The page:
Public News Service: MLPP “Read or Flunk” Won’t Solve MI Education Crisis

Too many Michigan fourth-graders aren’t making the grade when it comes to reading, but should struggling students be required by law to repeat third grade? July 30, 2014 — Public News Service

Shooting ourselves in the foot

Michigan and the seven other states that cut unemployment benefits in the wake of the Great Recession caused financial hardship for unemployed workers and failed to boost the overall economic outlooks of the states, a new report from the Economic Policy Institute concludes.

Problems with the unemployment system actually stemmed from underfunding the state trust funds in good times, rather than paying out benefits too generously, the report concludes. And cutting benefits not only shortchanged jobless workers and their families, it undermined the countercyclical role of the unemployment system that is designed to kick in when times are tough. (more…)

MLive: Health insurance subsidies – no impact yet from appeals court rulings

Health navigators for the Affordable Care Act expect to field calls from residents worried about their subsidies for health insurance after a pair of court rulings was released Tuesday, June 22.

Two federal appeals court panels issued conflicting rulings about whether the subsidies could be applied in Michigan and other states that use the federal insurance exchange. July 22, 2014 — MLive

The Detroit News: Health law rulings may affect Mich. subsidies

Washington— Federal health insurance subsidies could be in doubt for millions of Americans — including hundreds of thousands in Michigan — after two federal courts of appeal issued conflicting rulings Tuesday.

In the first case, the U.S. Court of Appeals for the District of Columbia Circuit agreed with a group of small business owners who argued the law allows subsidies only for people who buy insurance through markets established by the states. Michigan is among 36 states that did not set up their own exchanges, relying on the federal Health Insurance Marketplace instead. July 22, 2014 — The Detroit News

WZZM on KIDS COUNT findings

WZZM’s Angela Cunningham looks at the Michigan findings in the National KIDS COUNT Data Book

WLNS report on KIDS COUNT

WLNS interviews League on the KIDS COUNT release.

WLNS TV 6 Lansing – Jackson | Your Local News Leader

Final Corrections Budget Invests in Prevention, Reflects Health Care Savings

The Department of Corrections budget for the budget year that begins Oct. 1 includes new efforts to prevent individuals from entering the justice system, helps inmates transition back into their communities and improves other re-entry programs. The Corrections final budget also reflects expected savings from the implementation of the Healthy Michigan Plan, which would allow the Department to claim federal reimbursement for some healthcare costs for inmates, probationers and parolees.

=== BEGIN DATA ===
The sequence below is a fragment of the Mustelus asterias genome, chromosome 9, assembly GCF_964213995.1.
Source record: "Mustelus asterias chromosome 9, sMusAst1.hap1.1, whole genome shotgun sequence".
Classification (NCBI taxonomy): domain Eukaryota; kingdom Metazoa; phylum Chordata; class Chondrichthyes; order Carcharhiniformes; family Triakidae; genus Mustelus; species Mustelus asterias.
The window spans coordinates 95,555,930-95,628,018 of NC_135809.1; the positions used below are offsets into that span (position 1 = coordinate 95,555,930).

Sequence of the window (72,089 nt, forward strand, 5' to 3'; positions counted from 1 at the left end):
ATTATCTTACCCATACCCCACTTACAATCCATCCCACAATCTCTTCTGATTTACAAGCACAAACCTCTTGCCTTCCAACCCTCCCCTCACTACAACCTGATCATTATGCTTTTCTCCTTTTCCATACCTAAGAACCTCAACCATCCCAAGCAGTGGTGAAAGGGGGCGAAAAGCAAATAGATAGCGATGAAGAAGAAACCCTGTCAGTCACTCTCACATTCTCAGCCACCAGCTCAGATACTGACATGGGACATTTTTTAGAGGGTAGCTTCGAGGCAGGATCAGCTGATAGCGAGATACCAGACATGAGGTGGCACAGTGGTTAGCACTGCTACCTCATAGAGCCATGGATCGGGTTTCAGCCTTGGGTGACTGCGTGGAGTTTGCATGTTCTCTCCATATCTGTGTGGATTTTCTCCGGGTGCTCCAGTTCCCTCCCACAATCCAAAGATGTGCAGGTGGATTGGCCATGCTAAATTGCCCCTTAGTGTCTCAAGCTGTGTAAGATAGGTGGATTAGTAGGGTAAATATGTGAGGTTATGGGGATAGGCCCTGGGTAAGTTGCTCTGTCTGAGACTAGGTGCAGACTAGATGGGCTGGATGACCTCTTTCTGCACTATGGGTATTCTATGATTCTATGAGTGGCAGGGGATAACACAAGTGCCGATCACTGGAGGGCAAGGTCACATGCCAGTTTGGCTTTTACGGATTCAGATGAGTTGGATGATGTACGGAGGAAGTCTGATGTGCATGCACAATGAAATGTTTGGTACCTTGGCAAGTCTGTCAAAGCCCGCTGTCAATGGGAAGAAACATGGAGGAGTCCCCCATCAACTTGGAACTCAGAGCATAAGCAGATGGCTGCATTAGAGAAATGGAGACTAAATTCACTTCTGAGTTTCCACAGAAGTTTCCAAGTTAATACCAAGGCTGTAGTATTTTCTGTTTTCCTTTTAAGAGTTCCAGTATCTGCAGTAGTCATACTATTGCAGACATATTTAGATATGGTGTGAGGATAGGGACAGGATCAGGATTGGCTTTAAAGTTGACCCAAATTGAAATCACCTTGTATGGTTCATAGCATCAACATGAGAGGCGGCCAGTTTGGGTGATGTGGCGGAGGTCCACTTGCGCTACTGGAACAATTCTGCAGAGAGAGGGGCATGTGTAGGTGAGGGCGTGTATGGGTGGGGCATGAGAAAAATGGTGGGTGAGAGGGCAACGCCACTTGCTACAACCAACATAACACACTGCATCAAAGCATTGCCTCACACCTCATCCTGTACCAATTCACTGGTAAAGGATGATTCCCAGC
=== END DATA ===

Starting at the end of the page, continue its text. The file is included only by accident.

The final DOC budget approved is $2.04 billion in total funding, including $1.98 billion in state General Fund. This is a 0.4% ($8.1 million) increase in total funding, and a 1.2% ($22.8 million) increase in state General Fund dollars, compared with this year’s funding.

The DOC budget is the fifth largest, accounting for approximately 4% of total appropriations from all fund sources in the current fiscal year. When state General Fund monies are considered alone, the DOC budget is the state’s second largest, accounting for 21.3% of the General Fund. General Funds made up over 96% of the Corrections budget in Fiscal Year 2014.

The final budget is lower than the governor’s recommendation by $9.4 million in GF and total funding. Included in the DOC budgets are the following changes:

Healthy Michigan Plan

Governor:

  • Recognizes full-year savings of $19.1 million in state General Fund in Fiscal Year 2015 as a result of the implementation of the Healthy Michigan Plan. Under this plan, low-income individuals ages 19-64 – who are not eligible for or enrolled in Medicaid or Medicare, are not pregnant, and have incomes up to 133% of the federal poverty level – qualify for comprehensive healthcare. The current-year budget assumed that most prisoner inpatient hospitalizations, certain services for mentally ill and medically fragile inmates, and some re-entry services would be covered. However, it was subsequently determined that certain treatments for sex offenders and substance abuse are not eligible for Medicaid reimbursement. The executive budget acknowledges that these services are not covered by federal funds, and reinstates $5.1 million in state funds to cover the costs.

House:

  • Concurs with the governor.

Senate:

  • Concurs with the governor.

Final Budget:

  • Concurs with the governor.

New Hepatitis C Treatment Protocol

Governor:

  • Includes $4.9 million in new funding to implement a treatment protocol for Hepatitis C, as recommended by the Centers for Disease Control and Prevention. Current treatment duration can take up to one year; includes side effects such as depression, anxiety and anemia; and is not guaranteed to cure the disease. The drugs recently approved by the Federal Drug Administration shorten the treatment period to 12 weeks, have fewer side effects, and a success rate of approximately 95%.

House:

  • Does not concur with the governor.

Senate:

  • Includes a $100 placeholder to ensure discussion of the issue in conference committee, expressing concerns about the higher cost of the new treatment protocol.

Final Budget:

  • Includes $4.4 million in General Funds.

Mental Health Diversion Council

Governor: